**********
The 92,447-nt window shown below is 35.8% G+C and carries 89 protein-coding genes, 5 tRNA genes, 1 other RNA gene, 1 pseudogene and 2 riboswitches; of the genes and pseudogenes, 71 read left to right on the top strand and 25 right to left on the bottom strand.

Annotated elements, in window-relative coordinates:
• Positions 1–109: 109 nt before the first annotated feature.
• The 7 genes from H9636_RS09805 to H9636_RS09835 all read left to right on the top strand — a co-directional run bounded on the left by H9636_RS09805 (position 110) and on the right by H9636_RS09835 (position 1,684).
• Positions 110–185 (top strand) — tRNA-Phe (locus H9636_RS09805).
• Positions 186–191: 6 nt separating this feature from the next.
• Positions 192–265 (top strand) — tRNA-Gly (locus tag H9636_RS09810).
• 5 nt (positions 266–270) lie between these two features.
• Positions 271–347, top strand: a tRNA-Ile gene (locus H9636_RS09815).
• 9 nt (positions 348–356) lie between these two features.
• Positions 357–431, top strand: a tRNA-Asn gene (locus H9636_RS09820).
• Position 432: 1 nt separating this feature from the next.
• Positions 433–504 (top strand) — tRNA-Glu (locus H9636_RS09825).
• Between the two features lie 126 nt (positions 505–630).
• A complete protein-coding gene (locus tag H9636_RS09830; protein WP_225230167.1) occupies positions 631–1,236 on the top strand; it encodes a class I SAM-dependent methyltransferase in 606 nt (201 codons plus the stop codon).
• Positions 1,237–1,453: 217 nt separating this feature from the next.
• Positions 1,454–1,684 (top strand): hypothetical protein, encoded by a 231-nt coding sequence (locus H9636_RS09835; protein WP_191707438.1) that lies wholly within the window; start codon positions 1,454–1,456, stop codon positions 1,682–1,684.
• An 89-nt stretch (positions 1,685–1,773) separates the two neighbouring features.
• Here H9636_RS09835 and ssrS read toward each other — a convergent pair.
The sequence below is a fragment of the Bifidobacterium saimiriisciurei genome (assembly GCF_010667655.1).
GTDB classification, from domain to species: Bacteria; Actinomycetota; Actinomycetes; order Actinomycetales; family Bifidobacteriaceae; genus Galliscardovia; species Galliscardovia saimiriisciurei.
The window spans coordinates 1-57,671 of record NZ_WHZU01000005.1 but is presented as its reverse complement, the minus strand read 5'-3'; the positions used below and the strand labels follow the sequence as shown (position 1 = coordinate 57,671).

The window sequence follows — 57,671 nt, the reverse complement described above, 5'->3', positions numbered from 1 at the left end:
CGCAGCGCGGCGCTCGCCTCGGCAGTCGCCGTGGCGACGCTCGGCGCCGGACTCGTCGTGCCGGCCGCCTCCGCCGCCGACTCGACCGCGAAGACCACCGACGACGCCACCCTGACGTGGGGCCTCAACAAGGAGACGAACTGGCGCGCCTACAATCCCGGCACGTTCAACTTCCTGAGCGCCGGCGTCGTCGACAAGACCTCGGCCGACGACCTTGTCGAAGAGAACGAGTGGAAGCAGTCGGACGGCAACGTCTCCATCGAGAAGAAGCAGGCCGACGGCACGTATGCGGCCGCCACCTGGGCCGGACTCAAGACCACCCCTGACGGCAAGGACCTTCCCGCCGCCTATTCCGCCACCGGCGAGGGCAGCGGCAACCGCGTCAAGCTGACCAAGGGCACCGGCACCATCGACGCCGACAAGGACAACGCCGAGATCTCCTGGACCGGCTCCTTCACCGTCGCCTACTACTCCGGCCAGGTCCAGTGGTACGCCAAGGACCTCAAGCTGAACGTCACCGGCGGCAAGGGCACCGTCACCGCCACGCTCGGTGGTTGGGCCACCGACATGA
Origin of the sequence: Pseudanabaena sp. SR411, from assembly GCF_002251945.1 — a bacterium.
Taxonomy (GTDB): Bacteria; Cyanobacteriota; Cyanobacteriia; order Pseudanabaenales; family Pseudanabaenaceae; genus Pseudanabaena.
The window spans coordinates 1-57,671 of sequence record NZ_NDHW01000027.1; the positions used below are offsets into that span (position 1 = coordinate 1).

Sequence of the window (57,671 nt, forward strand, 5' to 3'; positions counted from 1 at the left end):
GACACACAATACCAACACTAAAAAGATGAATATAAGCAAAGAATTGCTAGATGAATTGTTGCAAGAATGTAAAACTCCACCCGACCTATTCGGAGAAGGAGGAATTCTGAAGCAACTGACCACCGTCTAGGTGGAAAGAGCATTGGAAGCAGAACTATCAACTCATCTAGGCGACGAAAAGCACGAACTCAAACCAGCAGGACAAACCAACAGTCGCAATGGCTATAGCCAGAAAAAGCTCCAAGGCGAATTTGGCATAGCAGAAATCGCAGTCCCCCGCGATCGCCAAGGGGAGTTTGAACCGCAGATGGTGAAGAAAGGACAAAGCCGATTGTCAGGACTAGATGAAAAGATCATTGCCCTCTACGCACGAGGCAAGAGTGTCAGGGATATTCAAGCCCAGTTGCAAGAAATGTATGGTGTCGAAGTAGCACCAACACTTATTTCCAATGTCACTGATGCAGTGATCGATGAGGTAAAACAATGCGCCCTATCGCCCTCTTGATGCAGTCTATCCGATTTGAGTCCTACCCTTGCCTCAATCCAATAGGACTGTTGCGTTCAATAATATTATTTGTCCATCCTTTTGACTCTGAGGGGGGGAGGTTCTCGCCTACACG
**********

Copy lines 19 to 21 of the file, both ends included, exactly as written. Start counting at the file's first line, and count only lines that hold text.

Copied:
• Here H9636_RS09835 and ssrS read toward each other — a convergent pair.
The sequence below is a fragment of the Bifidobacterium saimiriisciurei genome (assembly GCF_010667655.1).
GTDB classification, from domain to species: Bacteria; Actinomycetota; Actinomycetes; order Actinomycetales; family Bifidobacteriaceae; genus Galliscardovia; species Galliscardovia saimiriisciurei.